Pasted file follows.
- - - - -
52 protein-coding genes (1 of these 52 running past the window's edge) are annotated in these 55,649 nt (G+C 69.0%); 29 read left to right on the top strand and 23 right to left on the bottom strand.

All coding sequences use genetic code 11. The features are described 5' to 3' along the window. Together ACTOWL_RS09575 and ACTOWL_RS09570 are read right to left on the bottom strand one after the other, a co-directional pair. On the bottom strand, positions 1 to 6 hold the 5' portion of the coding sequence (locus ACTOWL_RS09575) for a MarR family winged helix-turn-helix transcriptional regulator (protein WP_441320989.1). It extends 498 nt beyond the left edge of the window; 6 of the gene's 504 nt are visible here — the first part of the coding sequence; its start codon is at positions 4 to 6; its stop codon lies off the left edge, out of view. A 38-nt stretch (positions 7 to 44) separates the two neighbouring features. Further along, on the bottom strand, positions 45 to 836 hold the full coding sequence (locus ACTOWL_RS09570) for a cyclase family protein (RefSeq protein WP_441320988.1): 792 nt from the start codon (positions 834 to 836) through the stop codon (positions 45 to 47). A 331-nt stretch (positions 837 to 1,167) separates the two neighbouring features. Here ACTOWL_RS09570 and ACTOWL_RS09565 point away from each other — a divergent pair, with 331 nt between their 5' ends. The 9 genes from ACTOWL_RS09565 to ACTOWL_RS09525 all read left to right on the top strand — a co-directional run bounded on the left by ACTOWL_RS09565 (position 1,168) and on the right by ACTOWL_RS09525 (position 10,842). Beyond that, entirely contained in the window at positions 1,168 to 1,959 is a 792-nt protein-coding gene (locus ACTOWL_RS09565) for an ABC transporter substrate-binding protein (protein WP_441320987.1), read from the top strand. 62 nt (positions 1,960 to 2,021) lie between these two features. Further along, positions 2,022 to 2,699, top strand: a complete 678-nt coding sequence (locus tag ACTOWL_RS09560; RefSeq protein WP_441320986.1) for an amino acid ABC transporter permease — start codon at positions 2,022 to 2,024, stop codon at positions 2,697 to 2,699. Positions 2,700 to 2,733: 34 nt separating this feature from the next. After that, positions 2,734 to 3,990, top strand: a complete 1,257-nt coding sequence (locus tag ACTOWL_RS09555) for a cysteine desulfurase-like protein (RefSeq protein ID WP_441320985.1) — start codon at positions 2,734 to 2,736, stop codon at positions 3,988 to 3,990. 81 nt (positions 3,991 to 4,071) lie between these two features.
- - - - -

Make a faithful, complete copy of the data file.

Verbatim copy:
52 protein-coding genes (1 of these 52 running past the window's edge) are annotated in these 55,649 nt (G+C 69.0%); 29 read left to right on the top strand and 23 right to left on the bottom strand.

All coding sequences use genetic code 11. The features are described 5' to 3' along the window. Together ACTOWL_RS09575 and ACTOWL_RS09570 are read right to left on the bottom strand one after the other, a co-directional pair. On the bottom strand, positions 1 to 6 hold the 5' portion of the coding sequence (locus ACTOWL_RS09575) for a MarR family winged helix-turn-helix transcriptional regulator (protein WP_441320989.1). It extends 498 nt beyond the left edge of the window; 6 of the gene's 504 nt are visible here — the first part of the coding sequence; its start codon is at positions 4 to 6; its stop codon lies off the left edge, out of view. A 38-nt stretch (positions 7 to 44) separates the two neighbouring features. Further along, on the bottom strand, positions 45 to 836 hold the full coding sequence (locus ACTOWL_RS09570) for a cyclase family protein (RefSeq protein WP_441320988.1): 792 nt from the start codon (positions 834 to 836) through the stop codon (positions 45 to 47). A 331-nt stretch (positions 837 to 1,167) separates the two neighbouring features. Here ACTOWL_RS09570 and ACTOWL_RS09565 point away from each other — a divergent pair, with 331 nt between their 5' ends. The 9 genes from ACTOWL_RS09565 to ACTOWL_RS09525 all read left to right on the top strand — a co-directional run bounded on the left by ACTOWL_RS09565 (position 1,168) and on the right by ACTOWL_RS09525 (position 10,842). Beyond that, entirely contained in the window at positions 1,168 to 1,959 is a 792-nt protein-coding gene (locus ACTOWL_RS09565) for an ABC transporter substrate-binding protein (protein WP_441320987.1), read from the top strand. 62 nt (positions 1,960 to 2,021) lie between these two features. Further along, positions 2,022 to 2,699, top strand: a complete 678-nt coding sequence (locus tag ACTOWL_RS09560; RefSeq protein WP_441320986.1) for an amino acid ABC transporter permease — start codon at positions 2,022 to 2,024, stop codon at positions 2,697 to 2,699. Positions 2,700 to 2,733: 34 nt separating this feature from the next. After that, positions 2,734 to 3,990, top strand: a complete 1,257-nt coding sequence (locus tag ACTOWL_RS09555) for a cysteine desulfurase-like protein (RefSeq protein ID WP_441320985.1) — start codon at positions 2,734 to 2,736, stop codon at positions 3,988 to 3,990. 81 nt (positions 3,991 to 4,071) lie between these two features.